Wednesday, June 26, 2013
Trading Down From The 7th Overall Pick
Moving down in the draft is viewed with trepidation by some Oilers fans, probably largely related to the Parise/Pouliot move at the 2003 draft. I would argue that trading back can be a reasonable way to extract value, particularly when the player a team likes, and would select at their original position, would still be available at a later position. But given that this is the last time (hopefully) in a while for Edmonton to select a player with a somewhat high probability of being a cornerstone player, it makes sense to me that the Oilers use that opportunity to select whomever of Monahan, Lindholm, or Nichushkin remains. They already have two 2nd round picks to build depth within the system, and if they feel they need even more depth, they could always trade down next year at a time where they are less likely to be giving up an impact player by doing so (assuming they draft 10th-18th or so next season).
If it turns out that, for whatever reason, they aren't going to pick whichever of the remaining consensus top players remains at 7, then I don't mind moving down; in fact, I prefer it. And, in my mind, if Edmonton is going to trade down from 7 to 10 or 11 in this particular draft, they may as well trade down again to 14 or 15; the prospect they'll get at 10/11 isn't worth more than the 2nd rounder they'd likely get in exchange for moving to 14/15.
I would prefer to see Edmonton stay at 7, and take whichever of Lindholm, Monahan, or Nichushkin remains (and in that order, if more than one is available). And I would prefer to see Edmonton trade up to 5, if it costs a 2nd, if that secures Monahan as opposed to sitting at 7 and passing on Lindholm/Nichushkin if they happen to be the player available from that group of 7. However, the option of trading down to 15 (if they aren't going to pick from the top 7 at 7), selecting Petan, and having four 2nd round picks isn't without its appeal either. That would give GM Craig MacTavish a number of options and assets, to be either used in drafting, trading up, or potentially moving a couple of them in trades to pick up a current player or two. It seems kind of obvious to say, but the option of trading down is less appealing if they take a player I don't like as much at 15. I suppose that applies no matter where they pick, be it 5th, or 7th, or 15th, but the dislike would feel magnified if they traded down to 15 only to take a player with (perceived) limited upside, especially given my concerns that they'd be passing on a reasonable chance at a cornerstone player by simply remaining at 7 overall.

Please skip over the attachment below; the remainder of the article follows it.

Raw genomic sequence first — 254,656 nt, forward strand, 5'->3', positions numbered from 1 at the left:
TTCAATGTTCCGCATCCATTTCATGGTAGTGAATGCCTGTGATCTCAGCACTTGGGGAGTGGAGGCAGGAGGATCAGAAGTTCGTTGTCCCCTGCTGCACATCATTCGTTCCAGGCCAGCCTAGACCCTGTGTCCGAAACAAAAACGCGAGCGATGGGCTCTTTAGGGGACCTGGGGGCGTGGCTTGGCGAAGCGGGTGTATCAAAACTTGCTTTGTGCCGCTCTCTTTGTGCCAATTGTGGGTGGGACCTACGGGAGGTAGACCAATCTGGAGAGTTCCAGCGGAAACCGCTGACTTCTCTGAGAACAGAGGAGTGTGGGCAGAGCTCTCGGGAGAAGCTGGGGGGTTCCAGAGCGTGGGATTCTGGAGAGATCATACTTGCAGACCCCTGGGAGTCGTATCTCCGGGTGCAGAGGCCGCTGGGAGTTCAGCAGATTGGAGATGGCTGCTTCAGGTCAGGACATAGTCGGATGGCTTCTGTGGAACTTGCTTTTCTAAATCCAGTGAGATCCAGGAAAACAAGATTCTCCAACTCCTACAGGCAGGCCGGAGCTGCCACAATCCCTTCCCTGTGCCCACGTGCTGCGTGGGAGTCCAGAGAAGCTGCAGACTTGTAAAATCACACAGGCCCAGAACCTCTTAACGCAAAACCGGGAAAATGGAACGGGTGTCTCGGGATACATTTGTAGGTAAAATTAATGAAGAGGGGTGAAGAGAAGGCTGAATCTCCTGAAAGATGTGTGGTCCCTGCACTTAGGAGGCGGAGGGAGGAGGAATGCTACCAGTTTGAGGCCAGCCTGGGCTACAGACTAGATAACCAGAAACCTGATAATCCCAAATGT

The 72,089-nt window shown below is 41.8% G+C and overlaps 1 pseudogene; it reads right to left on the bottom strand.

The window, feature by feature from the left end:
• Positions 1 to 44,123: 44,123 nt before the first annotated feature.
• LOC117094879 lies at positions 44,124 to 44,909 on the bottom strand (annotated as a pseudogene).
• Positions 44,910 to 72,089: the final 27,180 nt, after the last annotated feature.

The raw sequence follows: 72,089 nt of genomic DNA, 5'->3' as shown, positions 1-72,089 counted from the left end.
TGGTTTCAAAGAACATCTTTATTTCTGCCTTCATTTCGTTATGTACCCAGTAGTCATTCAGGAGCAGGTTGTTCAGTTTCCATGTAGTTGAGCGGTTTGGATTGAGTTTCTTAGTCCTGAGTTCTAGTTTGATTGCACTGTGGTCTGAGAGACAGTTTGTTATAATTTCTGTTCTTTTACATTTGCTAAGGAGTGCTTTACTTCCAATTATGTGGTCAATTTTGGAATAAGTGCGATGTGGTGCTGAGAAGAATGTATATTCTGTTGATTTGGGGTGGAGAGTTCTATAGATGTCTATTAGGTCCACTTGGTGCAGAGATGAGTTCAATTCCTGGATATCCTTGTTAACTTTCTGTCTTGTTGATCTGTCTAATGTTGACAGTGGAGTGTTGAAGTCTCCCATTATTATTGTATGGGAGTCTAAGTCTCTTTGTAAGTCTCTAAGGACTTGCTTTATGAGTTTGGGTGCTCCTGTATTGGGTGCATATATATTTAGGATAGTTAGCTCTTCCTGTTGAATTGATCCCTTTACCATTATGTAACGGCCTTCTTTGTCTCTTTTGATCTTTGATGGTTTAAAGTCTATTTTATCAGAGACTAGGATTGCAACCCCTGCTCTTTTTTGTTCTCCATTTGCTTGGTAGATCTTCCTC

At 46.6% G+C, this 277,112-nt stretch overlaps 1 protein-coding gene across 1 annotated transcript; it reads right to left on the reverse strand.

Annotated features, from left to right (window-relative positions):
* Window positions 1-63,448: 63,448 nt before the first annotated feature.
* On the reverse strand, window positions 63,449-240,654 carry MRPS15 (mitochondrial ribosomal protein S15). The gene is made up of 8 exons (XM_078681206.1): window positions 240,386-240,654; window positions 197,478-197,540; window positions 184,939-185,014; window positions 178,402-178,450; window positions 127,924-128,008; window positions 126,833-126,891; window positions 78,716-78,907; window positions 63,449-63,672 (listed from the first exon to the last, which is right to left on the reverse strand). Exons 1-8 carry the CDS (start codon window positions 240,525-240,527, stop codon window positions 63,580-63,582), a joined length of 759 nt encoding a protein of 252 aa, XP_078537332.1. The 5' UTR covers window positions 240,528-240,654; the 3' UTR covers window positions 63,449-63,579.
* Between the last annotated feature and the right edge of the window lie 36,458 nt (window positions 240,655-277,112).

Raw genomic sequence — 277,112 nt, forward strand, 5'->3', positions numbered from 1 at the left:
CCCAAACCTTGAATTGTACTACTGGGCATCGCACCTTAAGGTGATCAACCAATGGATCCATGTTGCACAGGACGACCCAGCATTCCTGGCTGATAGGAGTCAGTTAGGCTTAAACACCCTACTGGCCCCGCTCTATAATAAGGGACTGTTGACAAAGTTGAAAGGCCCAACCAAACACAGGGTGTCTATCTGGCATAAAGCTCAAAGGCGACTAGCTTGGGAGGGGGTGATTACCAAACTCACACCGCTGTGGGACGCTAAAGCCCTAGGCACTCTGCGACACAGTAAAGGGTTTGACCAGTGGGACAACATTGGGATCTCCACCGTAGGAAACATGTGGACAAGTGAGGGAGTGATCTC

As a final note, when it comes to trading the pick outright, I am generally opposed to the idea but it needs to be evaluated on a case by case basis. The 7th overall pick in this draft, in my opinion, carries significant value - the team can't ignore that it's getting 7 years from the player if things work out, and potentially at a big discount relative to the cost of a similar UFA. To give that up, the team needs to receive a significant player back in return, and likely not one under team control for only two or three years. The problem with that is if another team already has that player, they aren't all that likely to give him up for an unproven prospect - it's tough to find a trade partner.